Argentina Wants On the Shale Bandwagon
show comments
  • Kevin

    The paradox is the more power the government has the worse off it is. What Argentina needs to be able to do is credibly tie the hands of future governments not not expropriate investments and to pay its debts.

    The Netherlands, UK and US have spent 300-400 years building institutions including legal and political frameworks to tie future government’s hands and make sure this can’t happen (though the present administration seems to be trying to squander that inheritance). Spain and her offspring gave spent 400+ years building the opposite sort of reputation which makes selling long term government debt more expensive for them and attracting long term investments vastly more difficult. Can Argentina find some clever way to bind future governments’ hands?

    • Andrew Allison

      History suggests not.

  • Kevin

    Credibly renouncing the sovereign right to expropriate investors is what they need to do? But how can a government with unlimited power make this promise? This is why the Hapsburgs and the Bourbons found themselves at a disadvantaged against more limited governments in the UP and UK. The more power the government gas the weaker it is.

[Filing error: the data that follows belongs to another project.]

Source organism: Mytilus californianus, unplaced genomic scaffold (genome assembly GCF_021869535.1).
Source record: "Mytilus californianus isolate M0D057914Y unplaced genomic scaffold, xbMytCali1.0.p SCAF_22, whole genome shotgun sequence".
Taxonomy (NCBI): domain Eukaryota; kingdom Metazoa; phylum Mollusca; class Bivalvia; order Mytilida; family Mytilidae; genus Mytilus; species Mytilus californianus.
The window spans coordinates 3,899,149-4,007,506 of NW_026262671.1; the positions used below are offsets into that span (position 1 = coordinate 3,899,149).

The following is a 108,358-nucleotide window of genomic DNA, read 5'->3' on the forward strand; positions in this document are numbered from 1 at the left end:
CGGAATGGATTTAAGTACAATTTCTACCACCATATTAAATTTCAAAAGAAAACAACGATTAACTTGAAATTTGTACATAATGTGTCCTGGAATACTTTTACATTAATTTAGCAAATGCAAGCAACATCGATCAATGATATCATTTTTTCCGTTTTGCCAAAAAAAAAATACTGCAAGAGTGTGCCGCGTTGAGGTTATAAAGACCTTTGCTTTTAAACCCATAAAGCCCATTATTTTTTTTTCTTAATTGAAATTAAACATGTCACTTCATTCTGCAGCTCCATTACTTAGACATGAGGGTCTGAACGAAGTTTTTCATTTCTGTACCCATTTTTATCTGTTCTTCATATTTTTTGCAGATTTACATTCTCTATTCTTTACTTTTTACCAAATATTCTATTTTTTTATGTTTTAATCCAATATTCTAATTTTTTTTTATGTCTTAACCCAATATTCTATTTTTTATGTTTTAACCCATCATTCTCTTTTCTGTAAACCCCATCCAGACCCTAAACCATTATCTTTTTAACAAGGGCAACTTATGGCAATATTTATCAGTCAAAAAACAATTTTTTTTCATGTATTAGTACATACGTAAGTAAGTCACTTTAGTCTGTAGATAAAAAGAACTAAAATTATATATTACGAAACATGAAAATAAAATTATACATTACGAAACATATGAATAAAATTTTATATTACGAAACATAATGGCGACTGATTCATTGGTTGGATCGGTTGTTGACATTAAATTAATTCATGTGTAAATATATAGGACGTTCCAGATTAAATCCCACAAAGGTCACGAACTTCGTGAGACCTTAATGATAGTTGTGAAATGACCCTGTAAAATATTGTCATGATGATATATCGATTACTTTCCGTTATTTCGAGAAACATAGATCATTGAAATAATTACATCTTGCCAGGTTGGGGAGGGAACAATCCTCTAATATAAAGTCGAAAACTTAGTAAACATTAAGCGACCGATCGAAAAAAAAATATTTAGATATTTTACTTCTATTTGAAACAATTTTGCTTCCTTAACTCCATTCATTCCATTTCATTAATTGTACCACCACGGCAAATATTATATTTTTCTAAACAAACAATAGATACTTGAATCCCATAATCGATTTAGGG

• AD_Rtr_OS

    Argentina needs to be able to assure investors that their funds are safe – unlike what they’ve done to REPSOL and others. Their history works against them on this.

  • Jacksonian_Libertarian

    Would you trust them not to just steal everything you’ve just built? With decades worth of other profitable shale oil fracking plays around the world, why would any driller with its “proprietary” fracking skills, take the risk on the untrustworthy Argentines? At the moment the fracking skilled drillers are in the catbird seat, and they have more than enough very profitable opportunities, that they don’t have to risk dealing with greedy corrupt governments, or labor gang monopolies.

    • Andrew Allison

      While I couldn’t agree more in principle, practice (e.g. technology companies falling over themselves to make deals with China for short-term profit) suggests otherwise.

  • bigfire

    Those company that’s dumb enough to do business in Argentina deserved to be ripped off. It’s as much of a guarantee as Bernie Madoff’s investment (not).

© The American Interest LLC 2005-2017 About Us Masthead Submissions Advertise Customer Service
We are a participant in the Amazon Services LLC Associates Program, an affiliate advertising program designed to provide a means for us to earn fees by linking to Amazon.com and affiliated sites.